Then he throws a cheap PHS at the auburn-haired man and vanishes into the shadows, a heartbeat before the tall frame of Rude enters the room, gun at the ready. He winches at how close he's cutting it, but sometimes, risks are simply necessary if you want some gain. Besides, he's confident in his ability to get away – under any circumstances.

It takes longer than he expects for the Crimson Commander to contact the number he'd programmed into the PHS, but when he finally does, Vincent is ready.

He comes prepared and most of the files he shares with Genesis are even real. The few he's faked – flawlessly enough that the SOLDIER First doesn't suspect a thing – are mostly true anyway, things he's found out in his future and simply hasn't had the time or chance to acquire or confirm in this past.

A manila coloured folder that holds the whole truth about Genesis' condition – including everything Hollander and ShinRa in general would much prefer to keep from him. Information that will let the Crimson Commander know what to expect and who's to thank for it – and some hints about Angeal Hewley's and Sephiroth's situations too, so that the Crimson Commander might feel less isolated, less alone.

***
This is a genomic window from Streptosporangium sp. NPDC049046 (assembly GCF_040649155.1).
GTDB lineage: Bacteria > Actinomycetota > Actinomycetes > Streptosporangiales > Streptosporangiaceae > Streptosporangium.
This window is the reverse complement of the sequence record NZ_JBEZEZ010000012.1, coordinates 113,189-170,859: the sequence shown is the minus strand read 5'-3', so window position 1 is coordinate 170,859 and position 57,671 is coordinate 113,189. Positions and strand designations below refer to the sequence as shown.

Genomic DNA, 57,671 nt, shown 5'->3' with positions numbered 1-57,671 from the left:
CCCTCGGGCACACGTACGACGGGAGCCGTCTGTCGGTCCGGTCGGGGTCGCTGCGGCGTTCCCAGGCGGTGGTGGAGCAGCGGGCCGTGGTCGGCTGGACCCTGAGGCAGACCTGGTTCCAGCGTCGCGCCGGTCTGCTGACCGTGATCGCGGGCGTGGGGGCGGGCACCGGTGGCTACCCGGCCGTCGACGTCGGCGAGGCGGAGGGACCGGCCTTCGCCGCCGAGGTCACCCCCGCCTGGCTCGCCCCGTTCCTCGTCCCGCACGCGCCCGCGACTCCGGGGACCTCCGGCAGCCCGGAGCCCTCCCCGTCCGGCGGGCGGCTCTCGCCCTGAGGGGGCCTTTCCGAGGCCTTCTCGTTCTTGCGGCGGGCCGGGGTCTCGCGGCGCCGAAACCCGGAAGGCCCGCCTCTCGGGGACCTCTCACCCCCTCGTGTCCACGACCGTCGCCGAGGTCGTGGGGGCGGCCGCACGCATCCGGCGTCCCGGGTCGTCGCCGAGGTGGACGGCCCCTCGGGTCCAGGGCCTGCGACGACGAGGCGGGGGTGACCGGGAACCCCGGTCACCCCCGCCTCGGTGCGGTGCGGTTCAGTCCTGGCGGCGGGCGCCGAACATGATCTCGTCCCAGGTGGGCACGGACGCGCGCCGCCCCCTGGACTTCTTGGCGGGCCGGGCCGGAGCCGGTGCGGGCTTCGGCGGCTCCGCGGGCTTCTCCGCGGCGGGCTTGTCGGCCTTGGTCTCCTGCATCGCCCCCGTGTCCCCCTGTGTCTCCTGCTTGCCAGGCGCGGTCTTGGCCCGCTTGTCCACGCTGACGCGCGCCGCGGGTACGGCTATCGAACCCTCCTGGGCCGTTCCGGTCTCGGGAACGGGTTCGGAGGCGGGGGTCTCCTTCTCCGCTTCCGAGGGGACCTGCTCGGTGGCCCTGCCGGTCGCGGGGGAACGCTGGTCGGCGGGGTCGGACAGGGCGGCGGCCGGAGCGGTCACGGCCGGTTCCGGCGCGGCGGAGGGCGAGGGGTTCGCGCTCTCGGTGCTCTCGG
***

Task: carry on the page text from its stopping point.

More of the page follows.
It's all data that he would likely have acquired sooner or later... but here, they're all gathered and laid out for an... opportune interpretation.

The whole operation is a matter of fine timing most of all: Vincent is condensing years of research and false leads (most of which resulted in rather awful consequences for the Planet and its people) into one slim bundle of papers. This will no doubt speed things up, but also – if he hasn't miscalculated – in predictable, controllable directions.

It is a risk, but a calculated one.

Before he gives the folder up, however, there is the little matter of his payment.